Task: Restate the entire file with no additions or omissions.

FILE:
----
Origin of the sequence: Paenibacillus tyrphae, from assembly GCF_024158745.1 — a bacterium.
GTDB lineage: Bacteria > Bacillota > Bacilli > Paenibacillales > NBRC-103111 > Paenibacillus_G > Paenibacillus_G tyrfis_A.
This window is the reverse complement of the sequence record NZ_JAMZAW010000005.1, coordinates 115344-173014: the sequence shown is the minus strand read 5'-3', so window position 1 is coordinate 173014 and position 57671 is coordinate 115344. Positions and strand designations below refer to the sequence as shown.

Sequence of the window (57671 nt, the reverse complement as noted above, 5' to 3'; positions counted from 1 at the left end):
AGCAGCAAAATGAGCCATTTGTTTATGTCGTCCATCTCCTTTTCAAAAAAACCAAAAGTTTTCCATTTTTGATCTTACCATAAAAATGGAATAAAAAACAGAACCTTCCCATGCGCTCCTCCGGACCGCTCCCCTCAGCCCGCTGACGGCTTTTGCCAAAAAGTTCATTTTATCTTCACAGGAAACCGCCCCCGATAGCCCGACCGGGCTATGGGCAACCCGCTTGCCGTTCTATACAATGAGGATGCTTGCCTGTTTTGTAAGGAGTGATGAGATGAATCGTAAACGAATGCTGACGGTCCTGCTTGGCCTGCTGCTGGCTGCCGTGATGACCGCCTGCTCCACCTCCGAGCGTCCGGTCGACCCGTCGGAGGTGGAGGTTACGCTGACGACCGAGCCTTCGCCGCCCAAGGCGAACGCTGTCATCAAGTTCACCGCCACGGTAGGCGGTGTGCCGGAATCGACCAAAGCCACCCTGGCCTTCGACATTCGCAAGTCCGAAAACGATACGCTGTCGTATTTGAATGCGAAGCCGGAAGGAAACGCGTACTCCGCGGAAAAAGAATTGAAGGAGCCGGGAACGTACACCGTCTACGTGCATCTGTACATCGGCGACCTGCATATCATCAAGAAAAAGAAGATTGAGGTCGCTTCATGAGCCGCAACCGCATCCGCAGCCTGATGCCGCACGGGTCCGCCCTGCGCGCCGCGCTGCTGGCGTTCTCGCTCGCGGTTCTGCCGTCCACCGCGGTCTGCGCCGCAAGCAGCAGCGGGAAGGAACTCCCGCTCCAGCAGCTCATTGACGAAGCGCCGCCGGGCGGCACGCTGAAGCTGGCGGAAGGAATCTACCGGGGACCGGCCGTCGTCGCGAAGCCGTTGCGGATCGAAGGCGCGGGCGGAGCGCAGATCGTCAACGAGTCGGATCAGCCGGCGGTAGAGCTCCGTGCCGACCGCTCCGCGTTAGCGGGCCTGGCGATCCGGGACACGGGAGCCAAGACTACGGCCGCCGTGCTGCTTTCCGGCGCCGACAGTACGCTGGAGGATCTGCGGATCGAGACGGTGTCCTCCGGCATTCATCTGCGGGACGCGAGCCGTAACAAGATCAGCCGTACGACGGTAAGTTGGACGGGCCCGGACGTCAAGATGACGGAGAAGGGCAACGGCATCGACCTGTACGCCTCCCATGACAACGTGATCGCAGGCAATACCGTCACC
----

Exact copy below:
Origin of the sequence: Paenibacillus tyrphae, from assembly GCF_024158745.1 — a bacterium.
GTDB lineage: Bacteria > Bacillota > Bacilli > Paenibacillales > NBRC-103111 > Paenibacillus_G > Paenibacillus_G tyrfis_A.
This window is the reverse complement of the sequence record NZ_JAMZAW010000005.1, coordinates 115344-173014: the sequence shown is the minus strand read 5'-3', so window position 1 is coordinate 173014 and position 57671 is coordinate 115344. Positions and strand designations below refer to the sequence as shown.

Sequence of the window (57671 nt, the reverse complement as noted above, 5' to 3'; positions counted from 1 at the left end):
AGCAGCAAAATGAGCCATTTGTTTATGTCGTCCATCTCCTTTTCAAAAAAACCAAAAGTTTTCCATTTTTGATCTTACCATAAAAATGGAATAAAAAACAGAACCTTCCCATGCGCTCCTCCGGACCGCTCCCCTCAGCCCGCTGACGGCTTTTGCCAAAAAGTTCATTTTATCTTCACAGGAAACCGCCCCCGATAGCCCGACCGGGCTATGGGCAACCCGCTTGCCGTTCTATACAATGAGGATGCTTGCCTGTTTTGTAAGGAGTGATGAGATGAATCGTAAACGAATGCTGACGGTCCTGCTTGGCCTGCTGCTGGCTGCCGTGATGACCGCCTGCTCCACCTCCGAGCGTCCGGTCGACCCGTCGGAGGTGGAGGTTACGCTGACGACCGAGCCTTCGCCGCCCAAGGCGAACGCTGTCATCAAGTTCACCGCCACGGTAGGCGGTGTGCCGGAATCGACCAAAGCCACCCTGGCCTTCGACATTCGCAAGTCCGAAAACGATACGCTGTCGTATTTGAATGCGAAGCCGGAAGGAAACGCGTACTCCGCGGAAAAAGAATTGAAGGAGCCGGGAACGTACACCGTCTACGTGCATCTGTACATCGGCGACCTGCATATCATCAAGAAAAAGAAGATTGAGGTCGCTTCATGAGCCGCAACCGCATCCGCAGCCTGATGCCGCACGGGTCCGCCCTGCGCGCCGCGCTGCTGGCGTTCTCGCTCGCGGTTCTGCCGTCCACCGCGGTCTGCGCCGCAAGCAGCAGCGGGAAGGAACTCCCGCTCCAGCAGCTCATTGACGAAGCGCCGCCGGGCGGCACGCTGAAGCTGGCGGAAGGAATCTACCGGGGACCGGCCGTCGTCGCGAAGCCGTTGCGGATCGAAGGCGCGGGCGGAGCGCAGATCGTCAACGAGTCGGATCAGCCGGCGGTAGAGCTCCGTGCCGACCGCTCCGCGTTAGCGGGCCTGGCGATCCGGGACACGGGAGCCAAGACTACGGCCGCCGTGCTGCTTTCCGGCGCCGACAGTACGCTGGAGGATCTGCGGATCGAGACGGTGTCCTCCGGCATTCATCTGCGGGACGCGAGCCGTAACAAGATCAGCCGTACGACGGTAAGTTGGACGGGCCCGGACGTCAAGATGACGGAGAAGGGCAACGGCATCGACCTGTACGCCTCCCATGACAACGTGATCGCAGGCAATACCGTCACC